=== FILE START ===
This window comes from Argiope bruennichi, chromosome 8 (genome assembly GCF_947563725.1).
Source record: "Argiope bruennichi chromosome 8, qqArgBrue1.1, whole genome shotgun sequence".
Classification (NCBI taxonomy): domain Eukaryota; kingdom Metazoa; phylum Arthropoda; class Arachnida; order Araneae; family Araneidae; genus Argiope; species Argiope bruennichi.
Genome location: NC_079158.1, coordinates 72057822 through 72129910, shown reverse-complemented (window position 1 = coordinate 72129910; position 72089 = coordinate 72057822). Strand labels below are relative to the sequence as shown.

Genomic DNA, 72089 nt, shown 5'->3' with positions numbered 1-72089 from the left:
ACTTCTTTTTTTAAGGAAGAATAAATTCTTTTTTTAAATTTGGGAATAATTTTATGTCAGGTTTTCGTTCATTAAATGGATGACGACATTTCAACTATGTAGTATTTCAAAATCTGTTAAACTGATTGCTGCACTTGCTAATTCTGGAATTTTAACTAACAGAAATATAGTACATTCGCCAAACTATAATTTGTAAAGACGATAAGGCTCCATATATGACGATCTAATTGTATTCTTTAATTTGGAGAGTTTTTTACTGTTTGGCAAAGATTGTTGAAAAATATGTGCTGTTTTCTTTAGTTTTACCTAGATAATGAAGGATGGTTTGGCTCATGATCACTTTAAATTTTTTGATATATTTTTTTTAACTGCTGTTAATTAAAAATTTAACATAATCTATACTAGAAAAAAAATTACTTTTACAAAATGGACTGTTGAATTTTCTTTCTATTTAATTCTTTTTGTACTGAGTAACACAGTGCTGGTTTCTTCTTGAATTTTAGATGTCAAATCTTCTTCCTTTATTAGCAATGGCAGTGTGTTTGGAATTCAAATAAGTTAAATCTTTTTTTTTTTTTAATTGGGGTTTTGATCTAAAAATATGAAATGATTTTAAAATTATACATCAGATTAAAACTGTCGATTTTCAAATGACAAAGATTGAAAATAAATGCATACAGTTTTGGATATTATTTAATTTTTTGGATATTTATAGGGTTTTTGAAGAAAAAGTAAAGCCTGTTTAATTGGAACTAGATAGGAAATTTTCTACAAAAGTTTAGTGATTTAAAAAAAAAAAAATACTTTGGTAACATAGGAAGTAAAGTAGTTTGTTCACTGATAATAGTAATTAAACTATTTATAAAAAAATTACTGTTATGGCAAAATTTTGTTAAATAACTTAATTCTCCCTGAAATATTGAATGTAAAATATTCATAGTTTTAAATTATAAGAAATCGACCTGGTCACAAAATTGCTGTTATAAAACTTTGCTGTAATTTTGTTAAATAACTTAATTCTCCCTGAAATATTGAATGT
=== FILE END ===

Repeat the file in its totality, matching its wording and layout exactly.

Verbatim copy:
This window comes from Argiope bruennichi, chromosome 8 (genome assembly GCF_947563725.1).
Source record: "Argiope bruennichi chromosome 8, qqArgBrue1.1, whole genome shotgun sequence".
Classification (NCBI taxonomy): domain Eukaryota; kingdom Metazoa; phylum Arthropoda; class Arachnida; order Araneae; family Araneidae; genus Argiope; species Argiope bruennichi.
Genome location: NC_079158.1, coordinates 72057822 through 72129910, shown reverse-complemented (window position 1 = coordinate 72129910; position 72089 = coordinate 72057822). Strand labels below are relative to the sequence as shown.

Genomic DNA, 72089 nt, shown 5'->3' with positions numbered 1-72089 from the left:
ACTTCTTTTTTTAAGGAAGAATAAATTCTTTTTTTAAATTTGGGAATAATTTTATGTCAGGTTTTCGTTCATTAAATGGATGACGACATTTCAACTATGTAGTATTTCAAAATCTGTTAAACTGATTGCTGCACTTGCTAATTCTGGAATTTTAACTAACAGAAATATAGTACATTCGCCAAACTATAATTTGTAAAGACGATAAGGCTCCATATATGACGATCTAATTGTATTCTTTAATTTGGAGAGTTTTTTACTGTTTGGCAAAGATTGTTGAAAAATATGTGCTGTTTTCTTTAGTTTTACCTAGATAATGAAGGATGGTTTGGCTCATGATCACTTTAAATTTTTTGATATATTTTTTTTAACTGCTGTTAATTAAAAATTTAACATAATCTATACTAGAAAAAAAATTACTTTTACAAAATGGACTGTTGAATTTTCTTTCTATTTAATTCTTTTTGTACTGAGTAACACAGTGCTGGTTTCTTCTTGAATTTTAGATGTCAAATCTTCTTCCTTTATTAGCAATGGCAGTGTGTTTGGAATTCAAATAAGTTAAATCTTTTTTTTTTTTTAATTGGGGTTTTGATCTAAAAATATGAAATGATTTTAAAATTATACATCAGATTAAAACTGTCGATTTTCAAATGACAAAGATTGAAAATAAATGCATACAGTTTTGGATATTATTTAATTTTTTGGATATTTATAGGGTTTTTGAAGAAAAAGTAAAGCCTGTTTAATTGGAACTAGATAGGAAATTTTCTACAAAAGTTTAGTGATTTAAAAAAAAAAAAATACTTTGGTAACATAGGAAGTAAAGTAGTTTGTTCACTGATAATAGTAATTAAACTATTTATAAAAAAATTACTGTTATGGCAAAATTTTGTTAAATAACTTAATTCTCCCTGAAATATTGAATGTAAAATATTCATAGTTTTAAATTATAAGAAATCGACCTGGTCACAAAATTGCTGTTATAAAACTTTGCTGTAATTTTGTTAAATAACTTAATTCTCCCTGAAATATTGAATGT